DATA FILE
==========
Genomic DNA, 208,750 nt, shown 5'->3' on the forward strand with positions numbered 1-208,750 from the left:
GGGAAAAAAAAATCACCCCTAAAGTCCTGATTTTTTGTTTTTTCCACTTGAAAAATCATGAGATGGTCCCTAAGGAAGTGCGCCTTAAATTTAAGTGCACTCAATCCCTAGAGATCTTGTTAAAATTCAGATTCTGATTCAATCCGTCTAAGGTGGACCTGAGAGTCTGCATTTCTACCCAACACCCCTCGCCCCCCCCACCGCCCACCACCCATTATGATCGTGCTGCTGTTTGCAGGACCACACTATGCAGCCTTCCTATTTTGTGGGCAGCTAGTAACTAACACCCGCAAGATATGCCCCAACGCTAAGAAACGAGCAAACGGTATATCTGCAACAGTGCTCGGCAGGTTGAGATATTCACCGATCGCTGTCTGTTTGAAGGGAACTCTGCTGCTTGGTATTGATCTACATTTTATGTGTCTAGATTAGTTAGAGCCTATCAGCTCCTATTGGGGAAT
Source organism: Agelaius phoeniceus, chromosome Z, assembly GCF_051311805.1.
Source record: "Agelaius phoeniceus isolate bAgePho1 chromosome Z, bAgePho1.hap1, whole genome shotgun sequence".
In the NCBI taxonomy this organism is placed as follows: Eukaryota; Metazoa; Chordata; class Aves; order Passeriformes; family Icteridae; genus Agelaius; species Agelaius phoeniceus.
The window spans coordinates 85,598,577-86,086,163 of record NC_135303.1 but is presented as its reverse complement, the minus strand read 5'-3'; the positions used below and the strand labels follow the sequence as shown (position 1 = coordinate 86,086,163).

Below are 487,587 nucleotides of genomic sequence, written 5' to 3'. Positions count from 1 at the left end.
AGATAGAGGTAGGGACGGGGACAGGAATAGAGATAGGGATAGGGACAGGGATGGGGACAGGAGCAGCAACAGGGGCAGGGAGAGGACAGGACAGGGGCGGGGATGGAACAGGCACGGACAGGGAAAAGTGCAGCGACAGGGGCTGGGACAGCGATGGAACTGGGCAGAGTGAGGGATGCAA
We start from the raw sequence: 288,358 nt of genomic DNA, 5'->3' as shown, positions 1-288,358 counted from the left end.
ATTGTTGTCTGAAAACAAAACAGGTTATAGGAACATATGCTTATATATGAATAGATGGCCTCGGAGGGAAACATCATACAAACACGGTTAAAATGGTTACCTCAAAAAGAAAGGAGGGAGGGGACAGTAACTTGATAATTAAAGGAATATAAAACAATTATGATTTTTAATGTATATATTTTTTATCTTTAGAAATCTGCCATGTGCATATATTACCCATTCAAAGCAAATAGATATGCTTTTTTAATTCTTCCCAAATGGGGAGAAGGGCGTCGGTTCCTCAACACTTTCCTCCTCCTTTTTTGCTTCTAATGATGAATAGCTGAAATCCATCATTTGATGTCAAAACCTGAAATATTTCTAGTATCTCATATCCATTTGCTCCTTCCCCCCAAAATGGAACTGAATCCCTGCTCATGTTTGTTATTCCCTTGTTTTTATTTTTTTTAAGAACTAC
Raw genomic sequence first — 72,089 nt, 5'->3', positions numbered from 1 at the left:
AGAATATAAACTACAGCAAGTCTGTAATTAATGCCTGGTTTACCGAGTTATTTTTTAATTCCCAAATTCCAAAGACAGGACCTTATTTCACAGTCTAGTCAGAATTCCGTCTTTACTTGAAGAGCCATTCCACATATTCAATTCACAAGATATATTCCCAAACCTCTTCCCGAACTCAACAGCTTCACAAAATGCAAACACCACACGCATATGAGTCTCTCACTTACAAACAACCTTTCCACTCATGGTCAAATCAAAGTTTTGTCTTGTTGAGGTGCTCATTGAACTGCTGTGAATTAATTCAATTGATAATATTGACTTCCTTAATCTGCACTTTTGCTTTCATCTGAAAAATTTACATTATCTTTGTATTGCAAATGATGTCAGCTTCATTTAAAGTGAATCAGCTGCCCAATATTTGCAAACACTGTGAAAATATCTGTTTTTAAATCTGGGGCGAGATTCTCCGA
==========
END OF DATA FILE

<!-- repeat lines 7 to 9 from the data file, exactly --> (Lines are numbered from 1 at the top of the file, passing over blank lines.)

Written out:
Below are 487,587 nucleotides of genomic sequence, written 5' to 3'. Positions count from 1 at the left end.
AGATAGAGGTAGGGACGGGGACAGGAATAGAGATAGGGATAGGGACAGGGATGGGGACAGGAGCAGCAACAGGGGCAGGGAGAGGACAGGACAGGGGCGGGGATGGAACAGGCACGGACAGGGAAAAGTGCAGCGACAGGGGCTGGGACAGCGATGGAACTGGGCAGAGTGAGGGATGCAA
We start from the raw sequence: 288,358 nt of genomic DNA, 5'->3' as shown, positions 1-288,358 counted from the left end.